Health groups filed petitions with the Food and Drug Administration Tuesday urging the agency to regulate tobacco products the activists say are marketed as safer alternatives to regular cigarettes.

The Supreme Court ruled last year the FDA did not have the authority to regulate tobacco products, but the health groups argue the agency can require tobacco companies that make health claims to provide scientific evidence. 

If they cannot back up their claims, the FDA could order the companies to pull their ads, the petitioners say. 

``Our purpose in filing these petitions is that a number of tobacco companies have tried to take advantage of the Supreme Court decision to make unproven health claims about their products based on the premise FDA wouldn't act,'' said Matthew Myers, president of the Campaign for Tobacco-Free Kids. 

The group filed petitions against Vector Tobacco Ltd. and Brown & Williamson for marketing new brands as reduced risk products. The ads say the cigarettes have less carcinogens than older brands. 

``The reality is they have no evidence,'' Myers said. 

Brown & Williamson Spokesman Mark Smith said his company, based in Louisville, Ky., does not make health claims about its new Advance Lights cigarette. 

``We go out of the way to say there's not enough medical information to know if Advance, with less toxins, will lower health risks,'' Smith said.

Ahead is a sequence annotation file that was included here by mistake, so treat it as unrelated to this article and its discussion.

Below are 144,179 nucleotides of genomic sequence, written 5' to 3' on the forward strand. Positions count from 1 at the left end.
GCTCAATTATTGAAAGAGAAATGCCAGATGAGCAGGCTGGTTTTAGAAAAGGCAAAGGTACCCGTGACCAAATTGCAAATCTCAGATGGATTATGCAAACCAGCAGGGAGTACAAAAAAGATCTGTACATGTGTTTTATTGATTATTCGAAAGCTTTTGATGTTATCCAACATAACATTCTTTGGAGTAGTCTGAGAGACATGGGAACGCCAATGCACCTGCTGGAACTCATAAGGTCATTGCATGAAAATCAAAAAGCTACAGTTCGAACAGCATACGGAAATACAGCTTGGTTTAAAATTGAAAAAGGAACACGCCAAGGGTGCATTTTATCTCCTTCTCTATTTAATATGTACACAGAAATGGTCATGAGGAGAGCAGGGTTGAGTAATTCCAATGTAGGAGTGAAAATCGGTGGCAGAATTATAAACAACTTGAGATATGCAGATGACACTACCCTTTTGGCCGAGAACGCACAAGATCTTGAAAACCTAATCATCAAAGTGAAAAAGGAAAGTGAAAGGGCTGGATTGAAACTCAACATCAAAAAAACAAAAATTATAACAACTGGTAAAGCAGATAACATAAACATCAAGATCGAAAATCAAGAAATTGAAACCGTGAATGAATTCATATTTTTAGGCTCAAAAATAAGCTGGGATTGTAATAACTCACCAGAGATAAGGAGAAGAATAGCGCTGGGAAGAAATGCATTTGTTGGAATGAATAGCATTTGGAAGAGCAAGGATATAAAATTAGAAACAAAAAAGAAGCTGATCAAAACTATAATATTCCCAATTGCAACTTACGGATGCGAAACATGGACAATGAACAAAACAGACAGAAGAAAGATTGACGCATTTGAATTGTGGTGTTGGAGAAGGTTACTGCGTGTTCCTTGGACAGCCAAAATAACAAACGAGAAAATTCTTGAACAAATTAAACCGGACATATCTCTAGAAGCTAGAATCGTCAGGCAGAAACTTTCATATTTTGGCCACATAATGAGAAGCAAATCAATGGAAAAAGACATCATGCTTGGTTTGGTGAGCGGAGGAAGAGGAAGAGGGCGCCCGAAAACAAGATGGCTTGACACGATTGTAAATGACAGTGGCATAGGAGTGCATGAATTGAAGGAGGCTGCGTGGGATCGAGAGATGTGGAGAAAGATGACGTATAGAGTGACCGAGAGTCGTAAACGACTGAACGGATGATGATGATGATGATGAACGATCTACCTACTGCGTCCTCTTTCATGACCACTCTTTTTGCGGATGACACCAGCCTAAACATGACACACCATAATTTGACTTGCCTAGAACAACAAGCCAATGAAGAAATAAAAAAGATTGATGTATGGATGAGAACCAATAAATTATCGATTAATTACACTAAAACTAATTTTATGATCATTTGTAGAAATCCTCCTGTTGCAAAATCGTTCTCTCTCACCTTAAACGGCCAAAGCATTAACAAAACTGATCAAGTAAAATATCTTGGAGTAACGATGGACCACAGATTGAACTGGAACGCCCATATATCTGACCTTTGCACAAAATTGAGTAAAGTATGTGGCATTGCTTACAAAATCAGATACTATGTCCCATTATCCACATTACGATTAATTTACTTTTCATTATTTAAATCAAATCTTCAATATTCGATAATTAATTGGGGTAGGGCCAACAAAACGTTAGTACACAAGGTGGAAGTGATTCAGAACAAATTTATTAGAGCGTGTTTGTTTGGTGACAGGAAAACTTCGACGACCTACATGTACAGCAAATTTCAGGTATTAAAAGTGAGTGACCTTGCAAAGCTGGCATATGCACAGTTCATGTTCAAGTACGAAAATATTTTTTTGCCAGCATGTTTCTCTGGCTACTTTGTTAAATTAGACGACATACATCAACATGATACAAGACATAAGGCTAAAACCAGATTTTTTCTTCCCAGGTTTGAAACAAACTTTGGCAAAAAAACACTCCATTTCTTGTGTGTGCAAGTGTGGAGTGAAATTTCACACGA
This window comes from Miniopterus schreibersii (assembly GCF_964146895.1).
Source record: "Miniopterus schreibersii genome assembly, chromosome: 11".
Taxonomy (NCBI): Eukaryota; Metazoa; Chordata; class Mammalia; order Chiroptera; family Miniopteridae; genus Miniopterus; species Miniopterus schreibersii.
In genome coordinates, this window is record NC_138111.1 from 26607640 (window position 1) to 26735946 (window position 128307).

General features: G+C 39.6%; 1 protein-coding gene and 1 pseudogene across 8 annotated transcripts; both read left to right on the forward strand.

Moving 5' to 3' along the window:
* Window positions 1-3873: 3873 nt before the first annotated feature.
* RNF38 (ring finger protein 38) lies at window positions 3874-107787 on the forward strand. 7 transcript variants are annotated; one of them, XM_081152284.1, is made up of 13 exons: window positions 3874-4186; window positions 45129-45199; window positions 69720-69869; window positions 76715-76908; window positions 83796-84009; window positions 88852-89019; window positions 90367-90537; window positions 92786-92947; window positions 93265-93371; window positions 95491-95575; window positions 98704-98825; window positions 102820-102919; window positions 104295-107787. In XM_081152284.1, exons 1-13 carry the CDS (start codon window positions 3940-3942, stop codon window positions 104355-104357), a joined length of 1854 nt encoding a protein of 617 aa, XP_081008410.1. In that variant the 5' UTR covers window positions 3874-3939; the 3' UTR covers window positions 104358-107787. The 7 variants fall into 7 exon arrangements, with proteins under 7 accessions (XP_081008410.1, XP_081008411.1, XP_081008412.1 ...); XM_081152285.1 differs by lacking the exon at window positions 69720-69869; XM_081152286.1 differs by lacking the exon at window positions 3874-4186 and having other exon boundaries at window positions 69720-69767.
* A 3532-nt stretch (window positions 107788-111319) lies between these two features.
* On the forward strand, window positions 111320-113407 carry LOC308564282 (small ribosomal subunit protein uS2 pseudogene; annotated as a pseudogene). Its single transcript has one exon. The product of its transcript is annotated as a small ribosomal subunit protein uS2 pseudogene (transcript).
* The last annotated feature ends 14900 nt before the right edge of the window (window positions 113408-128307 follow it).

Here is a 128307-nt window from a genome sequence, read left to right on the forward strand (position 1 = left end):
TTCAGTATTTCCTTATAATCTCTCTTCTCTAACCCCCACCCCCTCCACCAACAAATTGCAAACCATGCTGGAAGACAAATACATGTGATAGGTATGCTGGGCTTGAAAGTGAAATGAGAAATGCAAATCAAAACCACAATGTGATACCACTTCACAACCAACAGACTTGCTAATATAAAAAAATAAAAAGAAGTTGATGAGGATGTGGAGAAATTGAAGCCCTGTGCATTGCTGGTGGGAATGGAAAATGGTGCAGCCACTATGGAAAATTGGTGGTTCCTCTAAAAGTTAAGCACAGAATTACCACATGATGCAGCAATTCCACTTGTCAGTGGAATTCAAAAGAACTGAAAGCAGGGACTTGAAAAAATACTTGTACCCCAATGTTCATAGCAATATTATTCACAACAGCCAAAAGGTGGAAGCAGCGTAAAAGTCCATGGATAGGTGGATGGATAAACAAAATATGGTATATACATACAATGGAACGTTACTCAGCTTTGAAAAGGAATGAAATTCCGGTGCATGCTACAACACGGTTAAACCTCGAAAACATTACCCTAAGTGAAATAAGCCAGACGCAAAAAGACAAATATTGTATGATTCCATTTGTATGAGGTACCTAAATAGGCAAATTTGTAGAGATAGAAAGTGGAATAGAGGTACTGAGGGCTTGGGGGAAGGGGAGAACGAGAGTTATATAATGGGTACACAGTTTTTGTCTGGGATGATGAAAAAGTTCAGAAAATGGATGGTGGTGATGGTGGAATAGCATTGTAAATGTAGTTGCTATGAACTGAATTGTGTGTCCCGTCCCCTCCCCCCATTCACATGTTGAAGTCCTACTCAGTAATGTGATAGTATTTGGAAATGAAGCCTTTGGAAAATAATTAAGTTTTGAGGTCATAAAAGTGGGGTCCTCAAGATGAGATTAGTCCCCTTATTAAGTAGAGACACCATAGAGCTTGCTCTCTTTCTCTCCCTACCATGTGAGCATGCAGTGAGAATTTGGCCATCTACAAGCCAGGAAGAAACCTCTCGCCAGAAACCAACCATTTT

But, by stating that the cigarettes have less toxins, the companies are ``definitely appealing to concerns about people's health,'' said Edward L. Sweda, senior attorney at the Tobacco Control Resource Center at Northeastern University in Boston. ``Certainly a very strong case can be made that they are making health claims.'' 

The anti-smoking advocates also argue the Supreme Court decision did not prohibit the FDA from regulating nontraditional products containing nicotine or tobacco. 

They filed a petition against R.J. Reynolds Tobacco Holdings Inc. calling for regulation of its Eclipse cigarette. The groups argue Eclipse is not a true cigarette, because it heats tobacco rather than burning it. Therefore, it is a ``nicotine-delivery system'' that can be regulated as a medical device, the groups argue. 

Petitions also were filed against the companies Star Scientific and S.F. Garret for making mint-flavored tobacco lozenges and nicotine water. Both are marketed as products smokers can use in places where cigarettes are banned. 

Myers says the gum and water should be regulated as a drug or food. He says the agency's authority to regulate these products is no different from the FDA's ability to regulate smoking cessation products such as nicotine gum. 

Other groups that joined the petition effort included the American Cancer Society, American Heart Association, American Legacy Foundation, American Lung Association and American Medical Association.